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  • Writer's pictureJohn Woodman

Another look back in time

This time in Glasgow. Like many enthusiasts now of a certain age there were a handful of destinations in the UK - diminishing with ever increasing frequency by the late 1950s - worth heading to to witness the demise of the once great British tram. Each one had its own distinctive style of operation with very different trams of a design unique to that location. Of course I was fortunate in residing in the one urban centre which had opted to go against the trend and not only retain its trams but also to modernise, insofar as it could, a still sizeable fleet of almost 160 cars.

Dwindling systems still operating tramcars by the time I became engaged in this rarified pastime were Liverpool, Leeds, Sheffield, Aberdeen, and Glasgow. Llandudno and Grimsby (and Immingham) also had characterful lines on opposite sides of the country. Apart from a momentary stop at Liverpool's Pier Head on a school outing to Chester I never managed to make close acquaintance with Liverpool's trams. Although successive visits to Glasgow (overnight by Western SMT coach from Blackpool) ensured that I did at least ride on a 'Green Goddess'. Leeds was another system seen (and this time ridden on) if only briefly on three seperate visits; including the very last day of tram operation in 1959. The latter being notable for dismal November skies and last day tours on the final two routes. Here of course I got to sample London's most modern trams - the Felthams, with their roomy interiors and gently rolling characteristics. The two axle Horsfields were neatly designed but by 1958 no longer cared for and down at heel as they say.

Sheffield in contrast offered remarkably well turned out trams right to the end. This featured a remarkable last tram procession through rainsoaked crowds in 1960. The system operated several contrasting types, even during the final two or three years, with fascinating works cars hiding in the confines of Tinsley and Tenter Street depots. The staff were singularly friendly to visiting enthusiasts, as I recall.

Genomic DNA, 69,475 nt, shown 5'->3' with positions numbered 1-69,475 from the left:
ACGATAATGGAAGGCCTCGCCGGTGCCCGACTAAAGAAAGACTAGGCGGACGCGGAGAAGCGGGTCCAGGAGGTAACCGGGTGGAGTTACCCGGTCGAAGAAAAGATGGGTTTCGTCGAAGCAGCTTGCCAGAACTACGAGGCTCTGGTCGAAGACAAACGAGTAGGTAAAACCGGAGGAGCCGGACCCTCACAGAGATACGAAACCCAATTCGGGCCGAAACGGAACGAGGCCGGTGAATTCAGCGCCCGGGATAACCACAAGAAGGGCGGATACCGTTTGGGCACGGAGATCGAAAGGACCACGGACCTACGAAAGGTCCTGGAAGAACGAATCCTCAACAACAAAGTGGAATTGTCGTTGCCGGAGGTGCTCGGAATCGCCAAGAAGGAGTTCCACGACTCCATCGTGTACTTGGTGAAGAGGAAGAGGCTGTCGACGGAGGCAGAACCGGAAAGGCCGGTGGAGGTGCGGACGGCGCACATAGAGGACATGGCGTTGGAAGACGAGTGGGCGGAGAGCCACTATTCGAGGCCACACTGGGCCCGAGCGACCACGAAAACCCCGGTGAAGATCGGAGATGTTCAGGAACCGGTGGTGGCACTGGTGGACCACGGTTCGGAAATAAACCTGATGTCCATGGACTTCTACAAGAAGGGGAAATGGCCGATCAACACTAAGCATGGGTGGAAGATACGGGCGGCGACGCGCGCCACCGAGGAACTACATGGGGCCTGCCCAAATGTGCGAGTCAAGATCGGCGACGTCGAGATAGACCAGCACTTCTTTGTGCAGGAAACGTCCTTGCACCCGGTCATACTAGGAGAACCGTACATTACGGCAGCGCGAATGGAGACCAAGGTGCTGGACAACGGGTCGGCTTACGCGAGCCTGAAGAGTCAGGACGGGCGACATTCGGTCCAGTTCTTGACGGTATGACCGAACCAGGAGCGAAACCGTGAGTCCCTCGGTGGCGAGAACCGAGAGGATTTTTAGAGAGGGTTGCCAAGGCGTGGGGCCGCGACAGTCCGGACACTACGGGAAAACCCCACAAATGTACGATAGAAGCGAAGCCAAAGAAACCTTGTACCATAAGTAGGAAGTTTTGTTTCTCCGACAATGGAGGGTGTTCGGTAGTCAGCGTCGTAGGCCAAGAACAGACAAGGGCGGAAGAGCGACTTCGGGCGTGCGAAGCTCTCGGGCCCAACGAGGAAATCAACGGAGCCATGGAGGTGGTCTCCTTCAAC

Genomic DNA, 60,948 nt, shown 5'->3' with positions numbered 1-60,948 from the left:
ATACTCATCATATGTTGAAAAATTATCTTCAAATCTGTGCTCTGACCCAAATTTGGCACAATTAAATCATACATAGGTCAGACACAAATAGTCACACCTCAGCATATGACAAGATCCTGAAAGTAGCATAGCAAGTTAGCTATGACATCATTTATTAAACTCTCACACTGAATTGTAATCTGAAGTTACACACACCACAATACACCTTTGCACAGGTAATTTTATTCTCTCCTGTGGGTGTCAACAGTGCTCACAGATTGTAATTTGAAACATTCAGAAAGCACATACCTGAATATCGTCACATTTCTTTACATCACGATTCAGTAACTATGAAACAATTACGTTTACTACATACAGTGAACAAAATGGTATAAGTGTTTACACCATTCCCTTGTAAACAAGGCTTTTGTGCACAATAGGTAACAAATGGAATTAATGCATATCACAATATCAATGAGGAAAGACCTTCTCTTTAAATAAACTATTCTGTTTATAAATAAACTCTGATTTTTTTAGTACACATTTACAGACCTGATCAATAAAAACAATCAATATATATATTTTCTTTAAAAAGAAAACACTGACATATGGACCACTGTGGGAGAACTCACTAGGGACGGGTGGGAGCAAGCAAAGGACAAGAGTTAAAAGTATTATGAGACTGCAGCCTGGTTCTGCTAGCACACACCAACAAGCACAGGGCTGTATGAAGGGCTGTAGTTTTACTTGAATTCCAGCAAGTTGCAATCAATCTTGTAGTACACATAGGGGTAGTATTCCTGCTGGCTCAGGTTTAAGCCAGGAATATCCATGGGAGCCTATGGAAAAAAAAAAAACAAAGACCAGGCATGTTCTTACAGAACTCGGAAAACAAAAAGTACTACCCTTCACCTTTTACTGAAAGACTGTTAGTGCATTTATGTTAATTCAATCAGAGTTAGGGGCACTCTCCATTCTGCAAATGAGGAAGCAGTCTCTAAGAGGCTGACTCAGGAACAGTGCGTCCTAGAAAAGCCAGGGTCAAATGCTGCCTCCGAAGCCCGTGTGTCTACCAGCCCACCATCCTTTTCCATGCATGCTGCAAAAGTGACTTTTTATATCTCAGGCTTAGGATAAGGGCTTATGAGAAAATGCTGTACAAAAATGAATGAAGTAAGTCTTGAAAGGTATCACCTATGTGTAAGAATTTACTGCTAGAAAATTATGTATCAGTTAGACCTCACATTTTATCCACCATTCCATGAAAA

However Glasgow was the last big city bastion of traditional trams still dominating a commercial centre. A library of books have been written on Glasgow's trams, such is their fading fame from the late 1950s. This reflected in part the demise of the city's industrial pillars in shipbuilding and locomotives - which were declining along with much heavy industry in those years. Nonetheless factory turnouts still ensured lines of Glasgow's 'caurs' solemnly progressing to take workers home, or to more smoke filled bars. Glasgow's 'Standards' survived almost to the end of the system, partly by a depot conflagration which ensured whatever could run, ran; to make up for Cunarders and Coronation cars which succumbed to the flames.

A woebegone Liverpool tram in its final months (one hopes) of service in Glasgow.

My memories of the Standards (and indeed much else) are still fresh. Several of the 'caurs' I rode went on to become classic museum pieces. Here is number 22 alongside another part of Glasgow's municipal enterprise. Whilst I was a passenger on the very last departure from immortally named Dalmuir West, I avoided the final rites in September 1962 - again a rain drenched grey day.

A sunny morning this time as number 22 negotiates a junction on its way back to the depot after morning peak service. Well laden municipal refuse wagon heads in the other direction. The destination blinds all look remarkably fresh and clear.

Both Images :

John Woodman


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